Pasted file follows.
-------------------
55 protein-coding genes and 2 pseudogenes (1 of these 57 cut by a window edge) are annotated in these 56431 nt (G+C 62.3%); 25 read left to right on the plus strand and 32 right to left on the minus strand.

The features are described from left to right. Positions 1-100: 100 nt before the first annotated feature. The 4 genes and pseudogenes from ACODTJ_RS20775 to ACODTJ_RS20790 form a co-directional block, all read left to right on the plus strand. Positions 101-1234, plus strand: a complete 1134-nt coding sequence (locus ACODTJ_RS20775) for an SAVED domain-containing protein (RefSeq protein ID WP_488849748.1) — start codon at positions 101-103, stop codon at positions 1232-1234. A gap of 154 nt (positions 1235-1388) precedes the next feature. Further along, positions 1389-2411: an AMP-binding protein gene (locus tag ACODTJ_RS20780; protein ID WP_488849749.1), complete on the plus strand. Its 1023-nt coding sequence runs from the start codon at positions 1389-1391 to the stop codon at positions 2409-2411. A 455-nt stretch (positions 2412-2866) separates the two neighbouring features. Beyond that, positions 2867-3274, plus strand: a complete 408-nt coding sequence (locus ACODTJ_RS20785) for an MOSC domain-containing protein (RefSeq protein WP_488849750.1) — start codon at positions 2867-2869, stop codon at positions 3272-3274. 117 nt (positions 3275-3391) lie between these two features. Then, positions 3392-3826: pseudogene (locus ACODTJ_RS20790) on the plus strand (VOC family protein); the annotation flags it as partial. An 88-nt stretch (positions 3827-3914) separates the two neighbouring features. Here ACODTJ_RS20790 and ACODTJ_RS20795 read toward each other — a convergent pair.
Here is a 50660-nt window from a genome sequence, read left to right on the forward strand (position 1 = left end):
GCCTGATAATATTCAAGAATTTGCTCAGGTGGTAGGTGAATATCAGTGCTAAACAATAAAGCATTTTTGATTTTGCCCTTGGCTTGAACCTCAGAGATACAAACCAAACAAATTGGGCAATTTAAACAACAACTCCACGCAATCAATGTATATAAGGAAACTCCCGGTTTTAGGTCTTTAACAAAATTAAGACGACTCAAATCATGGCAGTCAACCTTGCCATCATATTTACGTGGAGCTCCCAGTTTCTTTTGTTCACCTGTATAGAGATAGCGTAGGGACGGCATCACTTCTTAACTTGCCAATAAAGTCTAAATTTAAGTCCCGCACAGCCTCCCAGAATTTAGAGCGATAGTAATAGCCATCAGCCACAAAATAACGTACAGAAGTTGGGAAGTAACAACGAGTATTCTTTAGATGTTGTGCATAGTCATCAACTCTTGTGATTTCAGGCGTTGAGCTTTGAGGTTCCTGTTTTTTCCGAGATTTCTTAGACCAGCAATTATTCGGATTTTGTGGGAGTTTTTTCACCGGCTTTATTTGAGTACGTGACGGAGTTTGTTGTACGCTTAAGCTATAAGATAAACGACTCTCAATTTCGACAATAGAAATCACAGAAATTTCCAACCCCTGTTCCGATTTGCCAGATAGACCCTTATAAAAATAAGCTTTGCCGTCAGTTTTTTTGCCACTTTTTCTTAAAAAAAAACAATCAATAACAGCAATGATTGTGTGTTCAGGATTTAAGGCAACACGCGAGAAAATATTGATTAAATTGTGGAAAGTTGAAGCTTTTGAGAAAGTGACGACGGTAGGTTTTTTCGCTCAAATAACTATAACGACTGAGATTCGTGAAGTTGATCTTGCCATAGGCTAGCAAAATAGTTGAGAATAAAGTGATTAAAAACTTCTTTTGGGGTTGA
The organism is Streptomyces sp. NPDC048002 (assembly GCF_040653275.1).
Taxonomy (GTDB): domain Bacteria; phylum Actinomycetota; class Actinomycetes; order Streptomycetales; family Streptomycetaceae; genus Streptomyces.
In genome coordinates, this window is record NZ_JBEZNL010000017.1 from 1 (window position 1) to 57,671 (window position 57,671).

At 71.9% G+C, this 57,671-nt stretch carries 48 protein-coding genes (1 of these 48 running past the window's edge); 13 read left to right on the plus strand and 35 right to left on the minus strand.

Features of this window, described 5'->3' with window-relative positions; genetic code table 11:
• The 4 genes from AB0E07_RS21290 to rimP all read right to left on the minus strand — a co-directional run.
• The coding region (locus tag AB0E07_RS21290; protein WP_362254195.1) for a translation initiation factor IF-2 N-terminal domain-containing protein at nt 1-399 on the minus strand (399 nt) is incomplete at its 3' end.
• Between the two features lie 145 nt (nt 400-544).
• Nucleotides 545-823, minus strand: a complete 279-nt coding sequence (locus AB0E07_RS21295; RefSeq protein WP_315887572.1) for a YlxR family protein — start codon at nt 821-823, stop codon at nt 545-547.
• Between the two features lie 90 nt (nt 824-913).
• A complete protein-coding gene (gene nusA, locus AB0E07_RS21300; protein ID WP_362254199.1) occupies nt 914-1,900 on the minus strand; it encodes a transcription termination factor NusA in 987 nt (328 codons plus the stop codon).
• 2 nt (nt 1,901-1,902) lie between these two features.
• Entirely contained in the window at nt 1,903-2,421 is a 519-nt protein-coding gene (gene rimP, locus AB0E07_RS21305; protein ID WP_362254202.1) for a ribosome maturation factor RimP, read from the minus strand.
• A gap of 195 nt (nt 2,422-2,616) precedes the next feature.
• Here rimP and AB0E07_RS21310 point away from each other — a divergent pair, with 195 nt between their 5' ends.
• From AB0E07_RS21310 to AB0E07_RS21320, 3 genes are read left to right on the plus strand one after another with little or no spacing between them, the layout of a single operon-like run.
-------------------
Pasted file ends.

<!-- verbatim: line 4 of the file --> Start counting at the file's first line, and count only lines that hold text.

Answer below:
GCCTGATAATATTCAAGAATTTGCTCAGGTGGTAGGTGAATATCAGTGCTAAACAATAAAGCATTTTTGATTTTGCCCTTGGCTTGAACCTCAGAGATACAAACCAAACAAATTGGGCAATTTAAACAACAACTCCACGCAATCAATGTATATAAGGAAACTCCCGGTTTTAGGTCTTTAACAAAATTAAGACGACTCAAATCATGGCAGTCAACCTTGCCATCATATTTACGTGGAGCTCCCAGTTTCTTTTGTTCACCTGTATAGAGATAGCGTAGGGACGGCATCACTTCTTAACTTGCCAATAAAGTCTAAATTTAAGTCCCGCACAGCCTCCCAGAATTTAGAGCGATAGTAATAGCCATCAGCCACAAAATAACGTACAGAAGTTGGGAAGTAACAACGAGTATTCTTTAGATGTTGTGCATAGTCATCAACTCTTGTGATTTCAGGCGTTGAGCTTTGAGGTTCCTGTTTTTTCCGAGATTTCTTAGACCAGCAATTATTCGGATTTTGTGGGAGTTTTTTCACCGGCTTTATTTGAGTACGTGACGGAGTTTGTTGTACGCTTAAGCTATAAGATAAACGACTCTCAATTTCGACAATAGAAATCACAGAAATTTCCAACCCCTGTTCCGATTTGCCAGATAGACCCTTATAAAAATAAGCTTTGCCGTCAGTTTTTTTGCCACTTTTTCTTAAAAAAAAACAATCAATAACAGCAATGATTGTGTGTTCAGGATTTAAGGCAACACGCGAGAAAATATTGATTAAATTGTGGAAAGTTGAAGCTTTTGAGAAAGTGACGACGGTAGGTTTTTTCGCTCAAATAACTATAACGACTGAGATTCGTGAAGTTGATCTTGCCATAGGCTAGCAAAATAGTTGAGAATAAAGTGATTAAAAACTTCTTTTGGGGTTGA